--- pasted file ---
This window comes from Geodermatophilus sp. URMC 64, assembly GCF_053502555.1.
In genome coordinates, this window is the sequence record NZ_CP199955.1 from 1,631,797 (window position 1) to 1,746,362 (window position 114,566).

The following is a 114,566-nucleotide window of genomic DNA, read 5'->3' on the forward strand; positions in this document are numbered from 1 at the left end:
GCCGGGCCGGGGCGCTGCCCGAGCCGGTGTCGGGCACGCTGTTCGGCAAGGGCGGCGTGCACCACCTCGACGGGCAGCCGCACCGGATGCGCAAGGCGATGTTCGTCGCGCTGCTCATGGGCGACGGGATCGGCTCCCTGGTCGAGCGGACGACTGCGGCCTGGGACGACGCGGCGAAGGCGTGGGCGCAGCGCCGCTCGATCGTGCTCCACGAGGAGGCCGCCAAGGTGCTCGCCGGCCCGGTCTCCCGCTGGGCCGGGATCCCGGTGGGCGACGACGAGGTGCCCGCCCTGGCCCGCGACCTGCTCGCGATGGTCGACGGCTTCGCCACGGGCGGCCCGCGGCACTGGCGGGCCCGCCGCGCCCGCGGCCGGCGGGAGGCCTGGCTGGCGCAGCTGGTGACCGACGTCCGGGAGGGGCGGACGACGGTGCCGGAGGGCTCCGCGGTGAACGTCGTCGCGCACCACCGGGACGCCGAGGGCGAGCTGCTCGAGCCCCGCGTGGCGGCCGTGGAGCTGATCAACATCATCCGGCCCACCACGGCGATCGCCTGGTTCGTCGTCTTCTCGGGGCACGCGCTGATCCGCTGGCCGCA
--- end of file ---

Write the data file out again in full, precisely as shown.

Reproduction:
This window comes from Geodermatophilus sp. URMC 64, assembly GCF_053502555.1.
In genome coordinates, this window is the sequence record NZ_CP199955.1 from 1,631,797 (window position 1) to 1,746,362 (window position 114,566).

The following is a 114,566-nucleotide window of genomic DNA, read 5'->3' on the forward strand; positions in this document are numbered from 1 at the left end:
GCCGGGCCGGGGCGCTGCCCGAGCCGGTGTCGGGCACGCTGTTCGGCAAGGGCGGCGTGCACCACCTCGACGGGCAGCCGCACCGGATGCGCAAGGCGATGTTCGTCGCGCTGCTCATGGGCGACGGGATCGGCTCCCTGGTCGAGCGGACGACTGCGGCCTGGGACGACGCGGCGAAGGCGTGGGCGCAGCGCCGCTCGATCGTGCTCCACGAGGAGGCCGCCAAGGTGCTCGCCGGCCCGGTCTCCCGCTGGGCCGGGATCCCGGTGGGCGACGACGAGGTGCCCGCCCTGGCCCGCGACCTGCTCGCGATGGTCGACGGCTTCGCCACGGGCGGCCCGCGGCACTGGCGGGCCCGCCGCGCCCGCGGCCGGCGGGAGGCCTGGCTGGCGCAGCTGGTGACCGACGTCCGGGAGGGGCGGACGACGGTGCCGGAGGGCTCCGCGGTGAACGTCGTCGCGCACCACCGGGACGCCGAGGGCGAGCTGCTCGAGCCCCGCGTGGCGGCCGTGGAGCTGATCAACATCATCCGGCCCACCACGGCGATCGCCTGGTTCGTCGTCTTCTCGGGGCACGCGCTGATCCGCTGGCCGCA